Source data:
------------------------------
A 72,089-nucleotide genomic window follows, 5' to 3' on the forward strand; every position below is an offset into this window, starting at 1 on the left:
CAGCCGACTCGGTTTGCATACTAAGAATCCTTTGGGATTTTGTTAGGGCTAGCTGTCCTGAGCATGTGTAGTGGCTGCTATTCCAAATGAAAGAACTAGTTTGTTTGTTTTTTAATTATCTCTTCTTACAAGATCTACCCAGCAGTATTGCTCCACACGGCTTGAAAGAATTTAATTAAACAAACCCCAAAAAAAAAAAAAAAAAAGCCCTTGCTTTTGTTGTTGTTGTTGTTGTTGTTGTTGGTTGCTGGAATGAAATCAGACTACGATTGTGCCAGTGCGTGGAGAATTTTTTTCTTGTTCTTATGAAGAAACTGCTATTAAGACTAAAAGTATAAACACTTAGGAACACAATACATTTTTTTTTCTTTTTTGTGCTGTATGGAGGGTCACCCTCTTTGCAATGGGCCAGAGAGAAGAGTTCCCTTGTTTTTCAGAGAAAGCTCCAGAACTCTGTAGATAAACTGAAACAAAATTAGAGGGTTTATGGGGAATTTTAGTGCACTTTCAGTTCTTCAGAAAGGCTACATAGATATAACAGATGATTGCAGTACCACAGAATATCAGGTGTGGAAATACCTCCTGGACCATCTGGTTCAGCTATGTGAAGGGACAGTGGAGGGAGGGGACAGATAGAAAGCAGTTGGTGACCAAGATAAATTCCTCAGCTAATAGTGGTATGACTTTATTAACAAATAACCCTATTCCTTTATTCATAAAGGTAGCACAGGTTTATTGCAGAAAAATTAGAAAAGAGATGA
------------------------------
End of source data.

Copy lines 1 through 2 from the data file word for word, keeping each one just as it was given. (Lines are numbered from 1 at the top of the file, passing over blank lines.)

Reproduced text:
A 72,089-nucleotide genomic window follows, 5' to 3' on the forward strand; every position below is an offset into this window, starting at 1 on the left:
CAGCCGACTCGGTTTGCATACTAAGAATCCTTTGGGATTTTGTTAGGGCTAGCTGTCCTGAGCATGTGTAGTGGCTGCTATTCCAAATGAAAGAACTAGTTTGTTTGTTTTTTAATTATCTCTTCTTACAAGATCTACCCAGCAGTATTGCTCCACACGGCTTGAAAGAATTTAATTAAACAAACCCCAAAAAAAAAAAAAAAAAAGCCCTTGCTTTTGTTGTTGTTGTTGTTGTTGTTGTTGGTTGCTGGAATGAAATCAGACTACGATTGTGCCAGTGCGTGGAGAATTTTTTTCTTGTTCTTATGAAGAAACTGCTATTAAGACTAAAAGTATAAACACTTAGGAACACAATACATTTTTTTTTCTTTTTTGTGCTGTATGGAGGGTCACCCTCTTTGCAATGGGCCAGAGAGAAGAGTTCCCTTGTTTTTCAGAGAAAGCTCCAGAACTCTGTAGATAAACTGAAACAAAATTAGAGGGTTTATGGGGAATTTTAGTGCACTTTCAGTTCTTCAGAAAGGCTACATAGATATAACAGATGATTGCAGTACCACAGAATATCAGGTGTGGAAATACCTCCTGGACCATCTGGTTCAGCTATGTGAAGGGACAGTGGAGGGAGGGGACAGATAGAAAGCAGTTGGTGACCAAGATAAATTCCTCAGCTAATAGTGGTATGACTTTATTAACAAATAACCCTATTCCTTTATTCATAAAGGTAGCACAGGTTTATTGCAGAAAAATTAGAAAAGAGATGA